How to set benchmarks for any business

The following steps can help you to set benchmarks for your business, regardless of the industry.

Woman presenting business analyticsStep 1: Determine your key criteria

For example, will you measure:

  • Financial performance metrics such as business income and profits
  • Non-financial performance metrics such as customer service measures
  • External performance metrics such as industry market share
  • Internal performance metrics such as staff productivity

Step 2: Identify sources of benchmark information

For example, will you use:

  • Australian Taxation Office benchmarks
  • Australian Bureau of Statistics benchmarks
  • Industry associations that conduct market research to identify performance metrics relevant to your business
  • Market research companies who may have already compiled the information you need (or are prepared to compile it for you for a fee)
  • Your internal performance records, such as financial statements and information on non-financial measures like staff productivity or customer waiting/delivery times (if available)

Not sure how to begin? Read this post for some guidance. 

Step 3: Compile your benchmark source information

This should be a simple process if all the information you need is available from third-party sources like Google Analytics or your own internal records.

However, if there is any information you need that’s not available, then you have a couple of potential options:

  • Conduct external market research to get the information you need if possible (or pay a market research company to get it for you)
  • Set up internal performance metrics (for example, to monitor your customer waiting/delivery times)

Step 4: Set SMART goals for your business

SMART is an acronym for:

  • Specific - the goals you set should be as specific as possible, such as increase sales by 3% next month.
  • Measurable - your business performance against the benchmark you’ve selected should be capable of being measured.
  • Achievable – any goal you set should be realistic rather than unreachably high.
  • Relevant - the benchmark you choose to rate yourself against should be relevant to your business success.
  • Time-framed – all goals should have a deadline for achievement.

Step 5: Monitor your business performance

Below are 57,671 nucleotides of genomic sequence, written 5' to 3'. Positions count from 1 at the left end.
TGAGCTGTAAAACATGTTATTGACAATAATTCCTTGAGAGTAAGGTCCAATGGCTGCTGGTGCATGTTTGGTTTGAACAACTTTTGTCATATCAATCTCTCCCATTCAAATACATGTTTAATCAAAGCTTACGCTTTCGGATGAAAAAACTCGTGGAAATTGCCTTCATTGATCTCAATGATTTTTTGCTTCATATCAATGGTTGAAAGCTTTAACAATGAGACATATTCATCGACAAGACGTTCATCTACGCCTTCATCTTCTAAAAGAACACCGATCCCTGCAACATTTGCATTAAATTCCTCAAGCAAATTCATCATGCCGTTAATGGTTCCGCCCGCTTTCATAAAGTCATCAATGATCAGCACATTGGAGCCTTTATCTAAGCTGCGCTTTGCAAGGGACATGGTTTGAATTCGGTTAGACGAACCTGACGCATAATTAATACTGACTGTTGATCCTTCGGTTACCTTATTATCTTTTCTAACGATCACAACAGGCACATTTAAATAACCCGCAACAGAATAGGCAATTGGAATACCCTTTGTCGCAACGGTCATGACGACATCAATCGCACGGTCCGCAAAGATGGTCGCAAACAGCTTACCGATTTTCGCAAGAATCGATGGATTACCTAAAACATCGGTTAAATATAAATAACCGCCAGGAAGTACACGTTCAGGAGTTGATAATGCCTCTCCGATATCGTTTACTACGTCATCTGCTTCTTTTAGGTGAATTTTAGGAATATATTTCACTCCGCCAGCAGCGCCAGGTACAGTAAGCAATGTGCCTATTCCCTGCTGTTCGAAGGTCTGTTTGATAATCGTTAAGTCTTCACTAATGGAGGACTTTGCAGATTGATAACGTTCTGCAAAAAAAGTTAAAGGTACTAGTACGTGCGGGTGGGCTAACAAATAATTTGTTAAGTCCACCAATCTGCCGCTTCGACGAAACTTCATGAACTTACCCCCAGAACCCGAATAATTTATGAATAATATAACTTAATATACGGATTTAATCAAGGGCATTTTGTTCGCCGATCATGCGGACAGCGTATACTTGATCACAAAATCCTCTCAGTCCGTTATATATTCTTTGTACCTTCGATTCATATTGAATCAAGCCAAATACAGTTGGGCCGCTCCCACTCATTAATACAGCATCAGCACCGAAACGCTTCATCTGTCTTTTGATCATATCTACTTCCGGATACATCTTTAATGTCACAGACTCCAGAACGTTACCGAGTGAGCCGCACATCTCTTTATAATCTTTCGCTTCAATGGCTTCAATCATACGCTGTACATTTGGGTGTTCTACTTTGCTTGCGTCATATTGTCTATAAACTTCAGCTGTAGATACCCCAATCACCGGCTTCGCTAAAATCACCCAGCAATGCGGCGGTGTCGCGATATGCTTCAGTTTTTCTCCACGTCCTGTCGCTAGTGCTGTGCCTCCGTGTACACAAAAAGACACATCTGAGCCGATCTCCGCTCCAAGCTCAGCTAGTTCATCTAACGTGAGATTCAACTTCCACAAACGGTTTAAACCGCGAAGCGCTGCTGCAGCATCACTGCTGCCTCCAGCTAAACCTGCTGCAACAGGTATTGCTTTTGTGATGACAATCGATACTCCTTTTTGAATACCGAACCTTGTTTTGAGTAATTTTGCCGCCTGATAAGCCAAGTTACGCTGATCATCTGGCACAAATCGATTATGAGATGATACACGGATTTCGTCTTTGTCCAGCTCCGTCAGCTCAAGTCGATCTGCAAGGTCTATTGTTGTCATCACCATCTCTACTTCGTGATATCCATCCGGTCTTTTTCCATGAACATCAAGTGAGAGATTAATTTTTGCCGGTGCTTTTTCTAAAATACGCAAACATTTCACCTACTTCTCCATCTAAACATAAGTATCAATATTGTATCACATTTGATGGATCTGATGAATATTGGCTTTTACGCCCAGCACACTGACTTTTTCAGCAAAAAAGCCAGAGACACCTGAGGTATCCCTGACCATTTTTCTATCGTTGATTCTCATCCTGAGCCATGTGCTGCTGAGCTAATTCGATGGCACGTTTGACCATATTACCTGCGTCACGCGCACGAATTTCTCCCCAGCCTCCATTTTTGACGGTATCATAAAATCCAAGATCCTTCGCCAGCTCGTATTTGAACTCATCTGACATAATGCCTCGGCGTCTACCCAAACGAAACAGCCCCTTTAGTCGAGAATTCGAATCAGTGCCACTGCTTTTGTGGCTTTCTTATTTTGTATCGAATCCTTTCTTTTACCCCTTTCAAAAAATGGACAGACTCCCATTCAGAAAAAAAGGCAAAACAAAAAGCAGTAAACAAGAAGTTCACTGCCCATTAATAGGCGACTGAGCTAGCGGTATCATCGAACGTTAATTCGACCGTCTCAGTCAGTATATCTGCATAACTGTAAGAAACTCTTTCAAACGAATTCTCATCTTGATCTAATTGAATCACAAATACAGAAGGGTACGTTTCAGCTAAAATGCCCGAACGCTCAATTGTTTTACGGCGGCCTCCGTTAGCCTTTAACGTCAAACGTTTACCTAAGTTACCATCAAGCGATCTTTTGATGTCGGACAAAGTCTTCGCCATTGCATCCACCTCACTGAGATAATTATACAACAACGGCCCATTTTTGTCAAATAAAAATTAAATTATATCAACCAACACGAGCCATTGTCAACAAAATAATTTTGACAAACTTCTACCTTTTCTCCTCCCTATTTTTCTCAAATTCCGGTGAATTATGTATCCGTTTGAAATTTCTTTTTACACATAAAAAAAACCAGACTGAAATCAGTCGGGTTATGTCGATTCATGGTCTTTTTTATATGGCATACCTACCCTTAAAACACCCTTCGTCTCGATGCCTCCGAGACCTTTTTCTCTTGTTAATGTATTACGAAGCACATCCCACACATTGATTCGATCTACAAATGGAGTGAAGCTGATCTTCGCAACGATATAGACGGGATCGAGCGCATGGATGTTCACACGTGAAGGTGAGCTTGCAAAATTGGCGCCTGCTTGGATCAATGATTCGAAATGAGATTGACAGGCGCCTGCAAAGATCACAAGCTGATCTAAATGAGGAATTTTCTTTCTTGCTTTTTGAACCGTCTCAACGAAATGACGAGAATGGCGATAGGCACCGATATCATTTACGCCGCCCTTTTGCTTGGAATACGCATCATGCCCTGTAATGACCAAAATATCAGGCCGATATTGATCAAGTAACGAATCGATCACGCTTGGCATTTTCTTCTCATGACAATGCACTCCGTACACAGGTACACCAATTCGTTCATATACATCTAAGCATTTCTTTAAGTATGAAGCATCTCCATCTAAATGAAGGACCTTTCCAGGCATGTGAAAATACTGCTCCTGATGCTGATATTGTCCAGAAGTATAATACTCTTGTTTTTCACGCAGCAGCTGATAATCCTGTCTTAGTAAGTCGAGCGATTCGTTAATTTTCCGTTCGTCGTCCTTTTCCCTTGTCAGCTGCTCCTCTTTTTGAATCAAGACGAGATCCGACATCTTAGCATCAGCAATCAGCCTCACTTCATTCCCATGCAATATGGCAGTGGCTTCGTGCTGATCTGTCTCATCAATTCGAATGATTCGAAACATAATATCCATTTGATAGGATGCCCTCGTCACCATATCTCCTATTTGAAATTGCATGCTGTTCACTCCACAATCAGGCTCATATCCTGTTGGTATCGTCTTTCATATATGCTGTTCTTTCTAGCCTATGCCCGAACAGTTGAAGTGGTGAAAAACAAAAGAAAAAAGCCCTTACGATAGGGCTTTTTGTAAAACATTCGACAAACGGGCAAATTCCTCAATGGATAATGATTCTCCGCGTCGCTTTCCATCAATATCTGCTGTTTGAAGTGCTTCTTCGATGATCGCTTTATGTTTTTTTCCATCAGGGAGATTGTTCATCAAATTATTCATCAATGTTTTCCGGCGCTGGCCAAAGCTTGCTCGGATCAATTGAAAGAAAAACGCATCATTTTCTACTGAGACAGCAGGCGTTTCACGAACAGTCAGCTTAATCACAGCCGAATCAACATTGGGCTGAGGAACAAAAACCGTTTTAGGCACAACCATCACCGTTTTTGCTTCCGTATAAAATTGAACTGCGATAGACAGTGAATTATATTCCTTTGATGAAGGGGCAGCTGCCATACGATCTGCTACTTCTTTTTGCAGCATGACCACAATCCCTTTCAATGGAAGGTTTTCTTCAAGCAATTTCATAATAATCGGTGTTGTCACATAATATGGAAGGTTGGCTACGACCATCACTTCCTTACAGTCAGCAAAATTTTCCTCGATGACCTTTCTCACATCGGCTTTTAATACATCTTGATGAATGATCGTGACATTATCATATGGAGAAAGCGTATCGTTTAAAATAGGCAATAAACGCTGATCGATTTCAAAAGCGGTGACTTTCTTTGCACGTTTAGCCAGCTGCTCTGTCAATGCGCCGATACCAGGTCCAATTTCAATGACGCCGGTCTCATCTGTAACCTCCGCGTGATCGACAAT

Regularly monitoring your business performance allows you to determine if you’re on track to meet or exceed the benchmarks you have set. It can also help you identify any obstacles that are in your way and to take corrective action if necessary.

The benefits of benchmarking to long-term success

Man drawing a SWOT diagram

You’ve probably gathered by now that benchmarking does take some time and attention. But the investment pays off by:

  • Identifying your competitive strengths and weaknesses so you can capitalise on your strengths and take action to minimise or eliminate your weaknesses
  • Defining your market opportunities and threats so you can exploit your opportunities and take action to minimise or eliminate your competitive threats
  • Helping you to focus on developing and maintaining competitive advantages

Key takeaways

Benchmarking is the process of comparing your business performance against the performance of your competitors on a range of criteria, such as:

  • Profitability
  • Customer service measures
  • Industry market share
  • Staff productivity

The Australian Taxation Office, the Australian Bureau of Statistics, industry associations and market research companies provide a range of information you can use to set achievable goals and compare your performance against their competitors.

While improvements may be incremental at first, setting goals that are reasonable and based on data, then using what you learn to improve your products and service are likely to pay off down the track.